HTML email design guide


In this article, you'll learn helpful tips for creating HTML emails from scratch.


  • 650px or less design width
    The general rule for email size is to keep it 650px or less in width. This allows the email to display correctly in most email clients and configurations.
  • Simple layouts are best
    With email design, simple is best. If you try to do a complicated design, you will encounter a lot of testing and debugging with email client issues. If you want to complete a more advanced design, be ready to use a lot of tables and set a reasonable amount of time aside for testing.
  • Use basic HTML tables 
    You will need to use standard HTML tables to create the overall layout. CSS floating and layout techniques will not render correctly across all the email clients.
  • Be careful with table cell padding
    Outlook will apply the padding from any cell in a row to all the cells in the row. This could result in some visual changes that you do not want. It would be best if you tried to apply the same padding for all cells in a row or place an inner div or table (that has padding) within the cell you would like to have padding. (More Info)
  • Avoid using colspans="" in your tables
    Some email clients do not fully support colspans and others may have display issues for the other cells.


  • Do not use external stylesheets
    They will only work in a few email clients, and you should include all of your CSS using inline CSS within your HTML. 
  • Do not use CSS classes - always use inline CSS 
    Many email clients do not support CSS classes. Instead of declaring CSS classes, you should use inline CSS. An example would be <div style="color:#cccccc;">content</div> instead of <div class="cssclassa">content</div> 
  • Don't use CSS shortcuts
    CSS allows you to set properties in groups normally. Such as style=" font: 12px, Arial" Instead of grouping such attributes, you should set each part individually. Such as style="font-size:12px; font-family:Arial" 
  • Avoid using CSS float or position options
    Some email clients will disregard both the float and position CSS options. Try to use tables instead.

Images and video

  • Use absolute image source URLs 
    Instead of including an image such as(<img src= "img.gif">) you must include the absolute URL to the file such as (<img src= "">) 
  • Always use alt tags (<img src="" alt="Company ABC">) 
    Most email clients disable images by default. Unless you have alt tags, your subscribers will only see a blank box. With an alt tag, your subscribers will see the text you put in the tag. 
  • Do Not Embed Videos or Flash
    Embedding videos directly or flash into your email is not a good idea. Many email clients will not support such code, and many spam & virus detection programs will flag your email as spam/malicious. Instead of embedding your video or flash into your email, take a screenshot of what the video of the flash player looks like and embed that. You can have the video or flash open in their browser when they click on it. 
  • Animated GIFs are not fully supported
    Ask yourself whether you need an animation in your email. While most email clients support animated GIFs, Outlook 2007 does not. Email clients that do not support animated GIFs will likely show the first frame of your animation sequence.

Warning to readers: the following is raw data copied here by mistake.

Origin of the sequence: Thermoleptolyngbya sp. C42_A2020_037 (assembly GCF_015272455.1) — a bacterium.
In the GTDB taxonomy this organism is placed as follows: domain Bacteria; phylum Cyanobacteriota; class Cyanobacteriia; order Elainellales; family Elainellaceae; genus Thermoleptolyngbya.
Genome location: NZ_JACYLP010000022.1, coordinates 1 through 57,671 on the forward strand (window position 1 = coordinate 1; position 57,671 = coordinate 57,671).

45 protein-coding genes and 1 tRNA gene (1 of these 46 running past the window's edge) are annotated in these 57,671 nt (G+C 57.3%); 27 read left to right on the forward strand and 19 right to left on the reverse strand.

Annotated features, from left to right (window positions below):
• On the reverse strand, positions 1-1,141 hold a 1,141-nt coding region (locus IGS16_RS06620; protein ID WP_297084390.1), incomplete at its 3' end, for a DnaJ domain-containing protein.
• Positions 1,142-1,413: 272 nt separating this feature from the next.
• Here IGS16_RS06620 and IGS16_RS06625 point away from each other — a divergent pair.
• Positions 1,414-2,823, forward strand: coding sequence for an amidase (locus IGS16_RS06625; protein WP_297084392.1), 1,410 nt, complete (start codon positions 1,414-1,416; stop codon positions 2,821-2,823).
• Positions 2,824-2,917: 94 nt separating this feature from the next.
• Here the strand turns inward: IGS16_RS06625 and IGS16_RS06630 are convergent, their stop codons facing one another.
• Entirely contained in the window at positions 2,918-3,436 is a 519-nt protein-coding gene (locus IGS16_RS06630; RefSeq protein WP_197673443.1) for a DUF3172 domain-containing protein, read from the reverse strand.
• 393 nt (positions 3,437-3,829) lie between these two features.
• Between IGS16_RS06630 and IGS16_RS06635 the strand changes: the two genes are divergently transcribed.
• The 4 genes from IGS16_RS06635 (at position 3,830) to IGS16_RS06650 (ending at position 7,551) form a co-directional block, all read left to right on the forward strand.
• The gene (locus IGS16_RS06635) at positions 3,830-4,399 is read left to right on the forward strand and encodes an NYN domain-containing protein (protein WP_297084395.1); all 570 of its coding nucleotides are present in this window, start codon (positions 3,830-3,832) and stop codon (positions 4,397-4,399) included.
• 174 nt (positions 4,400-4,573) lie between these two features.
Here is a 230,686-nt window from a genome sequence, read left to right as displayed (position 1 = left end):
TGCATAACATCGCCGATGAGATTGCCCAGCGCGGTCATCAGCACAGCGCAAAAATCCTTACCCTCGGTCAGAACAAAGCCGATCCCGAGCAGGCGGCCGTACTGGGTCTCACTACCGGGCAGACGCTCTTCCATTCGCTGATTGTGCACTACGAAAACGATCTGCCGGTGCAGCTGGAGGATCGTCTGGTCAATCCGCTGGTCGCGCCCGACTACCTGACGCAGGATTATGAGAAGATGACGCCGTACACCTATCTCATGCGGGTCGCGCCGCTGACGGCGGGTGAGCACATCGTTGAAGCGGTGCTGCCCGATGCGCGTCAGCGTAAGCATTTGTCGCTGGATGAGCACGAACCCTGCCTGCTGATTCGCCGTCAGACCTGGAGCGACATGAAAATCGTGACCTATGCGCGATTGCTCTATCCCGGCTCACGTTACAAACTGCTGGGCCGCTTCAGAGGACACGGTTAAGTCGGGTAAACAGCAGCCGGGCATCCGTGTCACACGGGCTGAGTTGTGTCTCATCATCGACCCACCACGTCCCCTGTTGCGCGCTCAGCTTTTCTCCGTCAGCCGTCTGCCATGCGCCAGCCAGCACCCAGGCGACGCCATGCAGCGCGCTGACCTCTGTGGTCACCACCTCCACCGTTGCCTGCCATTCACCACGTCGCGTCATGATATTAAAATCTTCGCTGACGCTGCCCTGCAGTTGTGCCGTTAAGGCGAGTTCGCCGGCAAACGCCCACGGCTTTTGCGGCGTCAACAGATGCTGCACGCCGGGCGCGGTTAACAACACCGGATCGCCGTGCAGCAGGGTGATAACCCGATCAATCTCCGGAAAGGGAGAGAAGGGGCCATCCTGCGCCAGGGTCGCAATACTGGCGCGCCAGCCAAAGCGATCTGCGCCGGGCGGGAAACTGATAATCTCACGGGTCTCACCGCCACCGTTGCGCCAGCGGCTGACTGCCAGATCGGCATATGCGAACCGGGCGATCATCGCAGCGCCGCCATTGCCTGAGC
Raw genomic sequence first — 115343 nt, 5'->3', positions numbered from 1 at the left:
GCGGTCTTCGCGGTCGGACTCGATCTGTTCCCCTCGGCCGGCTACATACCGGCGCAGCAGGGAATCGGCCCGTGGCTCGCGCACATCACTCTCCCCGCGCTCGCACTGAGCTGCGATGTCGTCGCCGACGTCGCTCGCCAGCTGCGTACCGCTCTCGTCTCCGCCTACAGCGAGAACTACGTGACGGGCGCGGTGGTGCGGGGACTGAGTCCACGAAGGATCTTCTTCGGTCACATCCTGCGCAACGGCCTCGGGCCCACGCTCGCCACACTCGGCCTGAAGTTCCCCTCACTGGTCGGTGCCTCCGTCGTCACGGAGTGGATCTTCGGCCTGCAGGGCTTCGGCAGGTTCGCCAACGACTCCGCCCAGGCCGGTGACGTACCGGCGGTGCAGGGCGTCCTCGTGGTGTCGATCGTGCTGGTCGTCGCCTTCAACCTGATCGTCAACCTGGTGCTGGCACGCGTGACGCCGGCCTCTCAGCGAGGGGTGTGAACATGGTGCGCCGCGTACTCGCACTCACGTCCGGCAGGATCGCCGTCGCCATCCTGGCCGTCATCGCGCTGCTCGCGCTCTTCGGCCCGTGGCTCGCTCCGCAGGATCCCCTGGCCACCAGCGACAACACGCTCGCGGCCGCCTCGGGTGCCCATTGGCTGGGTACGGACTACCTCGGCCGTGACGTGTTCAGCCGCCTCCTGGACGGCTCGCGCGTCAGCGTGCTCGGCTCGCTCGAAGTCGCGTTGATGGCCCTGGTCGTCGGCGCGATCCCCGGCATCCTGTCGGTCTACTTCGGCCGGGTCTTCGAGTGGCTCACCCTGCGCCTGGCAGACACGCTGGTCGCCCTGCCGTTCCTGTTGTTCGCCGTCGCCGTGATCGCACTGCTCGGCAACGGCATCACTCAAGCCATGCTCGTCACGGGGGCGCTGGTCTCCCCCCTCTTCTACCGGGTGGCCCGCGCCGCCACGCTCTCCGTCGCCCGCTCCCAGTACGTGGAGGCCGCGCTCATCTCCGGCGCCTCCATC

• Be careful with spliced images
    If you have a larger image spliced and placed into your HTML using table cells or img tags right next to each other, you will need to test thoroughly. Some email clients may add extra space between your images and cause your email to look bad.
  • Avoid using images to help with your layout
    Some people use 1 or 2 pixel images to help align items within their layout. Some email clients or filters will think it is a potential read or open tracking image and penalize the email.
  • Test your email with images disabled
    Since most email clients show emails with images disabled by default, you must check to see how your email looks with images disabled.
  • Watch your file sizes
    As with traditional web design, you want to be aware of image file sizes for your email. Please try to keep them low to make sure they will download quickly for your subscribers.


  • Background images are not fully supported
    If you use a background image, remember that some email clients will not show them. If you still wish to use a background image, use the HTML background options instead of using CSS to declare a background.
  • Full body background colors 
    Many email clients (such as Gmail) do not show a background color that you set for the main body (<body> tag). If you are setting a background color in the body tag, you should also have a wrapping div with a background color that surrounds your content. This way, even if the body background color is not supported, you will have something similar.


  • Do not put anything above the opening <body> tag
    Anything you put above the body tag will likely be stripped and unused.
  • Do not include javascript
    It is likely stripped in most email clients, and spam filters may detect it as malicious code.
  • Avoid Microsoft Office
    The HTML generated will almost guarantee issues. Additionally, when you copy and paste from Office, you will be pasting in their formatting and likely have design issues. 
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